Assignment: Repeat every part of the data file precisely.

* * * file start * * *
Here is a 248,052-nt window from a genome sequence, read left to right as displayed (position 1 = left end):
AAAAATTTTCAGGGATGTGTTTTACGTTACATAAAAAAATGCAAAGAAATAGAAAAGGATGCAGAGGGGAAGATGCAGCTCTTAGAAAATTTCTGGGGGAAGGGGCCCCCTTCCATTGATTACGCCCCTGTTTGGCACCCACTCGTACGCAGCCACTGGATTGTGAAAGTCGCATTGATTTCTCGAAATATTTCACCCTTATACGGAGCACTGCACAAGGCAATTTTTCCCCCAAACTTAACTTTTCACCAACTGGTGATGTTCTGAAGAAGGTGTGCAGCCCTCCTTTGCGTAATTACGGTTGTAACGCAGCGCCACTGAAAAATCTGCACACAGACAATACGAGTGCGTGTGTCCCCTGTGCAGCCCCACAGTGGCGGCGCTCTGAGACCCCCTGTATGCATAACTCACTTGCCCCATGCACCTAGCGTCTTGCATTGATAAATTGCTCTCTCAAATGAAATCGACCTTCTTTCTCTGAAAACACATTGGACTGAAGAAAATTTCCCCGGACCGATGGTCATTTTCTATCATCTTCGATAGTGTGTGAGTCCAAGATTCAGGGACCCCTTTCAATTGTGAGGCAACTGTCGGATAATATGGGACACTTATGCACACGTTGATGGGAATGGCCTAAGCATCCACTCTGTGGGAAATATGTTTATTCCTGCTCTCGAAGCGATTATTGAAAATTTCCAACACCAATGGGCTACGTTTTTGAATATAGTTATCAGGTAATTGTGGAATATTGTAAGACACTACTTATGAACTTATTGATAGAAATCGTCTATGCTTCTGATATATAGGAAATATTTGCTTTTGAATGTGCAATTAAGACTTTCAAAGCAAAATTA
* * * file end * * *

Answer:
Here is a 248,052-nt window from a genome sequence, read left to right as displayed (position 1 = left end):
AAAAATTTTCAGGGATGTGTTTTACGTTACATAAAAAAATGCAAAGAAATAGAAAAGGATGCAGAGGGGAAGATGCAGCTCTTAGAAAATTTCTGGGGGAAGGGGCCCCCTTCCATTGATTACGCCCCTGTTTGGCACCCACTCGTACGCAGCCACTGGATTGTGAAAGTCGCATTGATTTCTCGAAATATTTCACCCTTATACGGAGCACTGCACAAGGCAATTTTTCCCCCAAACTTAACTTTTCACCAACTGGTGATGTTCTGAAGAAGGTGTGCAGCCCTCCTTTGCGTAATTACGGTTGTAACGCAGCGCCACTGAAAAATCTGCACACAGACAATACGAGTGCGTGTGTCCCCTGTGCAGCCCCACAGTGGCGGCGCTCTGAGACCCCCTGTATGCATAACTCACTTGCCCCATGCACCTAGCGTCTTGCATTGATAAATTGCTCTCTCAAATGAAATCGACCTTCTTTCTCTGAAAACACATTGGACTGAAGAAAATTTCCCCGGACCGATGGTCATTTTCTATCATCTTCGATAGTGTGTGAGTCCAAGATTCAGGGACCCCTTTCAATTGTGAGGCAACTGTCGGATAATATGGGACACTTATGCACACGTTGATGGGAATGGCCTAAGCATCCACTCTGTGGGAAATATGTTTATTCCTGCTCTCGAAGCGATTATTGAAAATTTCCAACACCAATGGGCTACGTTTTTGAATATAGTTATCAGGTAATTGTGGAATATTGTAAGACACTACTTATGAACTTATTGATAGAAATCGTCTATGCTTCTGATATATAGGAAATATTTGCTTTTGAATGTGCAATTAAGACTTTCAAAGCAAAATTA